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# Trouble getting a stable framerate (C++/Allegro 4)

## 2 posts in this topic

I programmed a vertical shooter, but the frame keeps on jumping around from 30 fps to 190fps. It just leaves game so slow with a few seconds of smooth speed. How can I lock the framerate to one specific value? Heres some of my code

#include "warbirds.h"

//interrupt handeler
//Timer variables
volatile int counter;
volatile int ticks;
volatile int framerate;
volatile int resting;
volatile int rested;

//displays the stats
void displaystats()
{

//display some status information
textprintf_ex(buffer, font, 0, 410, WHITE, -1, "Life %d", health);
textprintf_ex(buffer, font, 0, 420, WHITE, -1, "Firing rate %d", firedelay);
textprintf_ex(buffer, font, 0, 440, WHITE, -1, "Counter %d", counter);
textprintf_ex(buffer, font, 0, 450, WHITE, -1, "Yoffset %d", yoffset);*/
textprintf_ex(buffer, font, 0, 460, WHITE, -1, "Framerate %d", framerate);

//display score
textprintf_ex(buffer, font, 22, 22, GRAY, -1, "SCORE: %d", score);
textprintf_ex(buffer, font, 20, 20, RED, -1, "SCORE: %d", score);
}

//calculate framerate every second
void timer1()
{
counter++;
framerate = ticks;
ticks = 0;
rest(2);
}
END_OF_FUNCTION(timer1)

int main()
{
int n;

//Intialize the game
initialize();

//indetify variables used by interupt funtion
LOCK_VARIABLE(counter);
LOCK_VARIABLE(framerate);
LOCK_VARIABLE(ticks);
LOCK_FUNCTION(timer1);

//create new interupt handler
install_int(timer1, 1000);

//Start the main game loop
while(!key[KEY_ESC])
{
//check if the player is interacting with the controls
checkinput();

//draw/update the map to the buffer

//update and draw the enemy and player
updateplayer();
updateenemyplanes();

//draw and update the bullets
updatebullets();

//draw and update the explosions
updateexplosions();

//draw and update bonuses and
//apply its effects on players if it collideds
updatebonuses();

//display health
displayprogress(health);

//display the stats
displaystats();

//check if the game needs to end
endgame(health, score);

//blit the double buffer
acquire_screen();
blit(buffer, screen, 0, 0, 0, 0, SCREEN_W-1, SCREEN_H-1);
release_screen();

ticks++;
firecount++;
}

//delete mappy level
MapFreeMem();

//delete bitmaps
destroy_bitmap(buffer);
destroy_bitmap(progress);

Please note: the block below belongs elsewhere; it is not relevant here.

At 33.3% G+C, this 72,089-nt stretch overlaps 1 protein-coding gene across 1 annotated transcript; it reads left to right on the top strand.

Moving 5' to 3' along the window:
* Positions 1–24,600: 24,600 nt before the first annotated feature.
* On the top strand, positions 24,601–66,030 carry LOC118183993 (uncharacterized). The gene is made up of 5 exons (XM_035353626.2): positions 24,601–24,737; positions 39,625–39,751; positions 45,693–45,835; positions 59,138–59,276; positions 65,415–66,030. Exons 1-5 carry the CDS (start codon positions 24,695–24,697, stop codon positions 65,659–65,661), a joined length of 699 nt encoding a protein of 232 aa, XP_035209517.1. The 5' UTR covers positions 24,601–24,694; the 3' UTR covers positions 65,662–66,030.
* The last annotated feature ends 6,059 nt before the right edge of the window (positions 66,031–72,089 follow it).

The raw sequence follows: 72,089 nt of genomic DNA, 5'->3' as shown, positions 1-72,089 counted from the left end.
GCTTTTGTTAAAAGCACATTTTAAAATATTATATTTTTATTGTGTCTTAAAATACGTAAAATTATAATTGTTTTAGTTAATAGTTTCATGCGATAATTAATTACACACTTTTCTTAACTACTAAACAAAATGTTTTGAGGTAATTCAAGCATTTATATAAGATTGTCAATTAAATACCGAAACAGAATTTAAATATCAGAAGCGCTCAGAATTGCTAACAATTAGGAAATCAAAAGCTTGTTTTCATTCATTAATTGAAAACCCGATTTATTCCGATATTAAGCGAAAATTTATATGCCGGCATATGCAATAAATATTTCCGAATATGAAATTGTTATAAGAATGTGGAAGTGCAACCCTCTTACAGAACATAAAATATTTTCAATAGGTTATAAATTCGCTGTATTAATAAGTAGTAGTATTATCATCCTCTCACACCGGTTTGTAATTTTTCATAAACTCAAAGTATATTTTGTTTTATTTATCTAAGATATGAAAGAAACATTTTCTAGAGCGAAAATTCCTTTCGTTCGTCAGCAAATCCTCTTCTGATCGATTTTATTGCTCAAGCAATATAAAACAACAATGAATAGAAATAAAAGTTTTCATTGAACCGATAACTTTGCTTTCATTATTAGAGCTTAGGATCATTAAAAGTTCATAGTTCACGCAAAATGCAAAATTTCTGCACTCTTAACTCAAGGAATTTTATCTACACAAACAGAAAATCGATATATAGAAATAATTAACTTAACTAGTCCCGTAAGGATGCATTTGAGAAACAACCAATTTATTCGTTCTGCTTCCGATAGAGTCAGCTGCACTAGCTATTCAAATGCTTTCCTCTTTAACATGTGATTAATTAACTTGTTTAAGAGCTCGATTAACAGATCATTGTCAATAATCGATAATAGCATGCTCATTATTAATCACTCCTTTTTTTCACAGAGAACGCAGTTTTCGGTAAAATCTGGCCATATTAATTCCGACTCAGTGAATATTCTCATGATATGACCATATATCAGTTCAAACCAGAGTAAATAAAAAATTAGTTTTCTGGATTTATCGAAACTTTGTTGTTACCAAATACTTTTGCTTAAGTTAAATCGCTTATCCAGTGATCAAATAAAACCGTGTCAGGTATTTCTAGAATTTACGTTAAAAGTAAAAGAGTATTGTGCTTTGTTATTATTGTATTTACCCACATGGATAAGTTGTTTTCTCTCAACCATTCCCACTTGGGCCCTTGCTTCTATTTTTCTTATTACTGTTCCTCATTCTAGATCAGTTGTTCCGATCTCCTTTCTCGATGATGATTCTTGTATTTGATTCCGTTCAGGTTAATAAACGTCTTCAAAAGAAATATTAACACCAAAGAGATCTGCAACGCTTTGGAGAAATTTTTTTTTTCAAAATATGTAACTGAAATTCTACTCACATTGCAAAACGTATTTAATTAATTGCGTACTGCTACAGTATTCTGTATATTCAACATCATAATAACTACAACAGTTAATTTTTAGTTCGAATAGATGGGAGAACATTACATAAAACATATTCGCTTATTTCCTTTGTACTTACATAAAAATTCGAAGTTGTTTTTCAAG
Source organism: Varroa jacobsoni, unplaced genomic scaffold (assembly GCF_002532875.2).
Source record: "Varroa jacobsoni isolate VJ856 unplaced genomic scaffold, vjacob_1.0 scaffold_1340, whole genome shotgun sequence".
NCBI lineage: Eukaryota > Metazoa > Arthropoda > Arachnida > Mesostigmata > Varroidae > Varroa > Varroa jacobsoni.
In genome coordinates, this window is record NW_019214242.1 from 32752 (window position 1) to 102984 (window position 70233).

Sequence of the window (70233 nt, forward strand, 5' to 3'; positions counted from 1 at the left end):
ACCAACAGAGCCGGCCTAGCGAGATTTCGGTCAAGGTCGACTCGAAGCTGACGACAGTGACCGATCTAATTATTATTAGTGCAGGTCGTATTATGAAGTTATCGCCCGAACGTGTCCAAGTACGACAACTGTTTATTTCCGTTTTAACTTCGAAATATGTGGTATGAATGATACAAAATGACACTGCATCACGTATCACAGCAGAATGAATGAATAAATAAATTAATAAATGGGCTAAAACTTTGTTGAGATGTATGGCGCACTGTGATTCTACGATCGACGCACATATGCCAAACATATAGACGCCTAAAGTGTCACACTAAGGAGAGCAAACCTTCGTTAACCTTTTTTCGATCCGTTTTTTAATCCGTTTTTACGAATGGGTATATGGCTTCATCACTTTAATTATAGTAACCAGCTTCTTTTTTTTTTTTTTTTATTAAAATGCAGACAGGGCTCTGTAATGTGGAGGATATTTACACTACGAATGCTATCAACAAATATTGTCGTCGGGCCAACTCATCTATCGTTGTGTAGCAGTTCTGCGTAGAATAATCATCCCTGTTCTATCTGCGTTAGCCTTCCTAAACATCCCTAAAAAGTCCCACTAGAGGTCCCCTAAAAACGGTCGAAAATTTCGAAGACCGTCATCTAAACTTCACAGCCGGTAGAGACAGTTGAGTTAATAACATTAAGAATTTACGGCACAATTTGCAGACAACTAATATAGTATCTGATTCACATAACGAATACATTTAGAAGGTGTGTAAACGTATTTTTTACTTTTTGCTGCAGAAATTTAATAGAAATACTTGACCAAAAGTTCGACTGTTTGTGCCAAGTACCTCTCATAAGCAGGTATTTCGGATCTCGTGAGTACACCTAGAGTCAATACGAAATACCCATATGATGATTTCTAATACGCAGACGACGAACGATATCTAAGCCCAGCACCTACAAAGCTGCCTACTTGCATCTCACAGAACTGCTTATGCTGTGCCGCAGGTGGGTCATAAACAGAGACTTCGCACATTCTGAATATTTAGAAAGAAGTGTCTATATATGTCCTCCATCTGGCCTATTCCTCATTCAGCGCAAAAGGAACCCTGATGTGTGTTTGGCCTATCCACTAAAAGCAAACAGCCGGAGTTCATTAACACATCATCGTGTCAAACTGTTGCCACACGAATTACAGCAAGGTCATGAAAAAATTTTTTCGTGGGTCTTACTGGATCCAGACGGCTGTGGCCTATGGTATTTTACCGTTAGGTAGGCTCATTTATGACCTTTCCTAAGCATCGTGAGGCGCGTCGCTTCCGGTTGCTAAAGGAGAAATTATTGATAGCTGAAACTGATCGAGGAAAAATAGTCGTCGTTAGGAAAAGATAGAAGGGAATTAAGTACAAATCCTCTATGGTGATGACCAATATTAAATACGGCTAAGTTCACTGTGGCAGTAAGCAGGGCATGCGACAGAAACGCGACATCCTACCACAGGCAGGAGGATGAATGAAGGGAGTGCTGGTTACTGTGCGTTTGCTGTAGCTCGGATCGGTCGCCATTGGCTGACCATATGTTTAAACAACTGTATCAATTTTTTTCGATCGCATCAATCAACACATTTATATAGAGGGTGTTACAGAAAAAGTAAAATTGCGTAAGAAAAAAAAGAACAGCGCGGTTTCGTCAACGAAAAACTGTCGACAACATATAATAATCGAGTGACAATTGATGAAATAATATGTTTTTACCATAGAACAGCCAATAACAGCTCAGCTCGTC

destroy_bitmap(bar);

for(n = 0; n < 6; n++)
{
destroy_bitmap(explosion_images[n]);
}
for(n = 0; n < 3; n++)
{
destroy_bitmap(player_images[n]);
//destroy_bitmap(bullet_images[n]);
destroy_bitmap(enemy_plane_images[n]);
}

//delete the sprite pointers
delete player;
for(n = 0; n < MAX_EXPLOSIONS; n++)
{
delete explosions[n];
}
for(n = 0; n < MAX_BULLETS; n++)
{
delete bullets[n];
}
for(n = 0; n < MAX_ENEMIES; n++)
{
delete enemy_planes[n];
}

allegro_exit();
return 0;

}
END_OF_MAIN()


Ive been playing around with the interrupt handler but its not changing much. How do I tackle this problem?

1

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limit your speed to a sliding window:

1. Keep a sliding window (queue) of your last 50 frames' times (or any other number)

2. If your current frame is too far ahead of it's time: You want 50 FPS, but a second has not passed since the last 50 frames, then sleep a little bit.

3. You will also want to check the last 2 frames, to set an upper bound for speed: It is ok for the game to accelerate to compensate for missed frames, but there should be a limit on the maximum rate. If you do not do this, and you have some long frames, then your game will jitter.

Regardless of these points, you should separate your logic code from your render code. Your logic should never fall behind as a result of frame drawing speed. If you use a single thread it should look something like this.

while(true){
bool wasUpdated=false;
int targetLogicTime=CalculateTimeFromSlidingWindowAsMentionedAbove();
while(currentTime()>targetLogicTime){
//calculate logic:
calculateStuff();//put all your logic code here
wasUpdated=true;
targetLogicTime=CalculateTimeFromSlidingWindowAsMentionedAbove();
}
if(wasUpdated){
drawStuff();//Draw everything here
}else{
sleep(1ms);//give the CPU time to rest to avoid busy waiting.
}
}

Basically, this loop makes sure:

1. Your frame rate doesn't explode

2. If your drawing rate goes down, your game rate stays the same (car still takes 60 seconds to drive from A to B regardless of frame rate)

3. You don't draw redundant frames (frames where nothing has changed)

4. If available, you give the CPU some time to rest. (Very important for desktop CPU temperature, and laptop/phone battery life).

You can get better performance if you do this on two threads, but that's a whole other story.

Edited by SillyCow
1

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I have one question that's tangential to what you're doing. Why aren't you using Allegro 5?

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